Now that you’re convinced that number three on my list should be number one, let’s go back to one and two. Through the years I have tested numerous accountants and many, many attorneys. The reality is that finding the right attorney and accountant is not as easy as it sounds. From my experience, many accountants and attorneys are more eager to tell you “how it can’t or shouldn’t be done” rather than “how it could be done.” You need professionals who can find creative solutions.

There are so many laws and variations of those laws governing how to set up a business that it is crucial to engage an accountant and attorney who are on top of the latest ways to get things done. Many attorneys and accountants are familiar with one or two ways of doing things and hesitate to take the time and effort to figure out different ways of setting up your business. Find an accountant and an attorney who are willing to be creative and uncover personalized solutions that are right for you and your venture.

In all of this, however, I do not promote illegal or unethical activities. Worse than an uncreative lawyer or accountant is a liar—and whether that liar is one of them or you, dishonesty is no way to build a business.

One of my favorite anecdotes exemplifies the necessary honesty-and-creativity-oriented mindset for an accountant. In the early days of his company, an assertive CEO was hiring a financial controller. He invited a candidate into his office and a short interview ensued. The CEO asked the applicant, “So, you know numbers pretty good?” The would-be controller responded in the affirmative. The CEO shot back, “What’s two plus two?” The candidate paused, looked the CEO in the eye, and quipped, “What would you like it to be?” The CEO hired him on the spot.

One key reason the right attorney and accountant are so important in the early stage of your bootstrap adventure is cash flow. You must understand the implications of the tax structure you are setting up. You must understand the ramifications of tax laws and why cash accounting may be more appropriate than accrual-based accounting. You must protect your asset, your intellectual property, your good name, and your reputation.

Savvy and intelligent accountants and attorneys are critical. The right attorney can be used as a hammer in difficult circumstances. Consider what course you might be forced to take at the butt-end of a deal involving unscrupulous customers, partners, or employees. Could you use a tenacious and assertive attorney? Unequivocally, the answer is yes.

Don’t guess! If you are uncertain about where you stand in these relationships, do some digging. Talk openly to your loved ones, make plans and promises, and do your research on the people you hire to handle your affairs. This foundation builds your successful team. If your spouse or significant other is on board and if you have a clever, assertive attorney and a creative, energetic accountant, you’re well on your way to success. I cannot count the times along my entrepreneurial trail one of these three people has saved me from charging over a cliff. It really is as simple as that.

Porter’s Points – The Three Most Important People in Your Life

  • Do not attempt to replace your family or your trust relationships with your entrepreneurial dream. Find alternate ways to build your dream and test the waters if you need to. People and circumstances may change with time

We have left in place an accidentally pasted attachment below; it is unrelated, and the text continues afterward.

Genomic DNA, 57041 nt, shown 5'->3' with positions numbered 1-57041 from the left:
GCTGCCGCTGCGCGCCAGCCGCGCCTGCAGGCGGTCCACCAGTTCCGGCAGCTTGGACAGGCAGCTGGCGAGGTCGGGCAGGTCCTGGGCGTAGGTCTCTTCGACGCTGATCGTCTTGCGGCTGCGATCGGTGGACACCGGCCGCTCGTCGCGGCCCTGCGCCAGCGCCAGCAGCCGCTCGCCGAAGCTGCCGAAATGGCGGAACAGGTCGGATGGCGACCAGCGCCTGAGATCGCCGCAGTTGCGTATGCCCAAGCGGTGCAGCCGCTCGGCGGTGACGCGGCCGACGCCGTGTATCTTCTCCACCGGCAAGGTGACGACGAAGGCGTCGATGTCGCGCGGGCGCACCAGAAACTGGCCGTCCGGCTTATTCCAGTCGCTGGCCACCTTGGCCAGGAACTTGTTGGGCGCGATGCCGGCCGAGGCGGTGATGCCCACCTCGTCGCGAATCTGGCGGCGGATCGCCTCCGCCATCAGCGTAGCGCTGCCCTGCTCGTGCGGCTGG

• Look for an accountant and attorney with a “can-do” attitude. If one of these two crucial people gets annoyed when you ask “Is there a better way?” then you know you need a better fit.
  • Listen to and for the truth when you talk to these three most important people. It may hurt a little at times. You need someone willing to dream, but you don’t want to be fed peaches and cream when what you really need is spinach and broccoli.
  • Seek to surround yourself with young, hungry individuals, as opposed to stodgy, set-in-their ways corporate counsel.

Porter’s Preface: Building A Killer Team

December 1st, 2009 by admin

Today Ron introduces chatper 15 in Bootstrap Business by explaining the necessity of building a killer team.

When you consider all the activities associated with building a great team, what do you think of first? Where you are going to post the position? What about creating a detailed job description? Determining salary and title? Before you even consider filling your office with employees, there are three other people who need your primary attention. In this chapter, Rich will tell you who those people are.

As you build your killer team, make sure you are particularly deliberate with your first few hires. Prioritizing relationships, creating appropriate culture, knowing who to hire when, and keeping your employees technologically equipped and informed helps keep your team killer.

Rich and I had a close call when we were working on our team for a recent venture. While interviewing for an administrative assistant, one of our appointments committed a hit-and-run in our parking lot. When the police came, we discovered that she was a convicted felon. We consider our administrative assistant one of our most important hires. Needless to say, committing a hit-and-run was not one of our mandatory job qualifications!

In this chapter Rich will also give critical insight on the power of the team, and how to structure an effective organization. No individual can do as well as an effective team.

It is important to have a solid grasp on the concepts in this chapter. They are the foundational principles upon which you will build your business. You can’t build your team unless you have a good foundation, a killer foundation. Rich knows that as well as or better than anyone else I know.